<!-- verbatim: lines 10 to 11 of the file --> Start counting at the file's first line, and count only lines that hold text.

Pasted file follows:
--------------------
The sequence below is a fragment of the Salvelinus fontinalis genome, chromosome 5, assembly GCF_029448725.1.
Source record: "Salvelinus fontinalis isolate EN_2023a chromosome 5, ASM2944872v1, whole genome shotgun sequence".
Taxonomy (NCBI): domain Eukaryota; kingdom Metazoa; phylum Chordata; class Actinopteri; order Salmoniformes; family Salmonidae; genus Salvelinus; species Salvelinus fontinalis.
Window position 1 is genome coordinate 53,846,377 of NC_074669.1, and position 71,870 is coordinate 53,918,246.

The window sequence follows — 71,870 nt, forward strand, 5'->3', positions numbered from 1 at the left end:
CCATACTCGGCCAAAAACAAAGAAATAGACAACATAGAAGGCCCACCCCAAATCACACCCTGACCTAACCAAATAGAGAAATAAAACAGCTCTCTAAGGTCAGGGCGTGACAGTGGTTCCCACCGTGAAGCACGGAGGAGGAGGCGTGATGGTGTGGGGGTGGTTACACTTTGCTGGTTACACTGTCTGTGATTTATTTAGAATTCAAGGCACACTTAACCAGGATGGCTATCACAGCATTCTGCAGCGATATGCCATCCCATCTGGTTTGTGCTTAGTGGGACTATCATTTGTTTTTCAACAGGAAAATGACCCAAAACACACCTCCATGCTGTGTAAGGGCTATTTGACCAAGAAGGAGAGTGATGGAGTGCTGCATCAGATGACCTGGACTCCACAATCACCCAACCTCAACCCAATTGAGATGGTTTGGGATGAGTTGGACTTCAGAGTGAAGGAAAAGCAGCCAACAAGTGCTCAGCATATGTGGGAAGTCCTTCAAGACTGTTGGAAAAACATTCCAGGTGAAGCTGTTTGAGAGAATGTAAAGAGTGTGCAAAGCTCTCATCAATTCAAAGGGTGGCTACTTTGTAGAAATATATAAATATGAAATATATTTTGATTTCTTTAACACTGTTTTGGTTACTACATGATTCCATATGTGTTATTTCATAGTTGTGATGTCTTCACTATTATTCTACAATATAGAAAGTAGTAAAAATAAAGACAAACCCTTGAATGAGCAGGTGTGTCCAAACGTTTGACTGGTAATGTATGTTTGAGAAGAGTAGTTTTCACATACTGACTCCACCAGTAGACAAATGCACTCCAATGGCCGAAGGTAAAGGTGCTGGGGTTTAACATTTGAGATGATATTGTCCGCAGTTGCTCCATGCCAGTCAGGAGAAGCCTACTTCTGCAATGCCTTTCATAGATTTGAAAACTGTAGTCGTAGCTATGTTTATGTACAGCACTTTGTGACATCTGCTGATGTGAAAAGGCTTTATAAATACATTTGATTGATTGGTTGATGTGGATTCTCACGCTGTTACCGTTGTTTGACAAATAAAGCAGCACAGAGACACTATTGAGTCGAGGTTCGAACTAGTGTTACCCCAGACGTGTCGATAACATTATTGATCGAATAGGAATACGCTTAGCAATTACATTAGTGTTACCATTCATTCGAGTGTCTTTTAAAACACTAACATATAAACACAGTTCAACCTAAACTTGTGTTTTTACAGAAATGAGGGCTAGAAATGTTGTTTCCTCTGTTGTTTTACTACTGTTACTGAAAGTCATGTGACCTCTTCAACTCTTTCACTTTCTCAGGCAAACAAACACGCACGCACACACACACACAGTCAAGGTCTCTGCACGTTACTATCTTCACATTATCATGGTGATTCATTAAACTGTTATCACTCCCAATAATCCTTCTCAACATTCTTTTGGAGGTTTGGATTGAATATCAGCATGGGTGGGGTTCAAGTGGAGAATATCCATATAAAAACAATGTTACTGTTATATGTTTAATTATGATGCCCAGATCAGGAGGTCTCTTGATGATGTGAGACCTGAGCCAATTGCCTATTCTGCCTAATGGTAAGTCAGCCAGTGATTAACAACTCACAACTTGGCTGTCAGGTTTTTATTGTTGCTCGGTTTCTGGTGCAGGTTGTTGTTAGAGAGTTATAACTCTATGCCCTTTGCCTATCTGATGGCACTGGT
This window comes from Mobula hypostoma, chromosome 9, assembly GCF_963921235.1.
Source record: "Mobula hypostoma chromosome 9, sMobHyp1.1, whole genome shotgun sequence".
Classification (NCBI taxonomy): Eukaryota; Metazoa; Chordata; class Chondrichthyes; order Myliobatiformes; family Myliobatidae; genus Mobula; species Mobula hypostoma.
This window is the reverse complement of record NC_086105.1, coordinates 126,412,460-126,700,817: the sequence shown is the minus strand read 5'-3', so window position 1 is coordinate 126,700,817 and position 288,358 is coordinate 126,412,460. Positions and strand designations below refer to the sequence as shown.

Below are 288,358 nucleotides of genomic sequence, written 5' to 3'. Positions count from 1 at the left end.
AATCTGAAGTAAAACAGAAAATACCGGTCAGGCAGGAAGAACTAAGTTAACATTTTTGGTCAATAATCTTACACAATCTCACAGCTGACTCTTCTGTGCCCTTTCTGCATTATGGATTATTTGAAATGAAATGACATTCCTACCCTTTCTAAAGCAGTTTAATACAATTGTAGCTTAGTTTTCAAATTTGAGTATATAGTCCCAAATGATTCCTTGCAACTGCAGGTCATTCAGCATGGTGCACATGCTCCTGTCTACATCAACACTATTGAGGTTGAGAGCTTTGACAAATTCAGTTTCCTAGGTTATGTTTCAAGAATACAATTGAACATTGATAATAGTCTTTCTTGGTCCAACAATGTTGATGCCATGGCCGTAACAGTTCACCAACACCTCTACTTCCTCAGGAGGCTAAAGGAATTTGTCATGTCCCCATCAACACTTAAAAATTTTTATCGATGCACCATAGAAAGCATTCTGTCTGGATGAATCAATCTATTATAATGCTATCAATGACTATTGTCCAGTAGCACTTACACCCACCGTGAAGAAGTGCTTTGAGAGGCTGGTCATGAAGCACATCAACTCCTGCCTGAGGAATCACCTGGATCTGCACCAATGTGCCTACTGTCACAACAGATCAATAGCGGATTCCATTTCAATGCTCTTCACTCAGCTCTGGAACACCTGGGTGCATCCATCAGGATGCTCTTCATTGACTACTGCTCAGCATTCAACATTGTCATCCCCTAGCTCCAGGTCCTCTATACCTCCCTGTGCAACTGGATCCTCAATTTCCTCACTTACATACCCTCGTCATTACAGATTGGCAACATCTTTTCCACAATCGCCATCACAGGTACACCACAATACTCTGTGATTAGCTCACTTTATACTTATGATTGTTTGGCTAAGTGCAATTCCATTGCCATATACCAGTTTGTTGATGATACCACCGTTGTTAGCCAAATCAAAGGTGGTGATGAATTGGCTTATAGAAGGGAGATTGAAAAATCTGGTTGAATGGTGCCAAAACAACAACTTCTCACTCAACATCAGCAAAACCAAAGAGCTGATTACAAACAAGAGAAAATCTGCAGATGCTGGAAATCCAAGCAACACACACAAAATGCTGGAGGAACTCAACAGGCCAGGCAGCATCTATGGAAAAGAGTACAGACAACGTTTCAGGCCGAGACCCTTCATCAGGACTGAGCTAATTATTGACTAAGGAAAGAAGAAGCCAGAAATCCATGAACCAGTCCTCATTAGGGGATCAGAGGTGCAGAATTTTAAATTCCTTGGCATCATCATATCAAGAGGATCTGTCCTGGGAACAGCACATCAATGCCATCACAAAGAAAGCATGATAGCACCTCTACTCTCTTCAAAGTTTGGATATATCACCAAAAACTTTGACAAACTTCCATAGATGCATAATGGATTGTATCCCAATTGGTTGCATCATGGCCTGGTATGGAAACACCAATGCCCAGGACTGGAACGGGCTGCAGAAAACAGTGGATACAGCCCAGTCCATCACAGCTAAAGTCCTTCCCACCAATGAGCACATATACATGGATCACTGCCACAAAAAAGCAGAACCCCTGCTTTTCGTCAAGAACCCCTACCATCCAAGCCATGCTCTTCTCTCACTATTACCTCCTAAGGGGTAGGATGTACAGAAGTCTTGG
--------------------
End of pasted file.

This window is the reverse complement of record NC_086105.1, coordinates 126,412,460-126,700,817: the sequence shown is the minus strand read 5'-3', so window position 1 is coordinate 126,700,817 and position 288,358 is coordinate 126,412,460. Positions and strand designations below refer to the sequence as shown.

Below are 288,358 nucleotides of genomic sequence, written 5' to 3'. Positions count from 1 at the left end.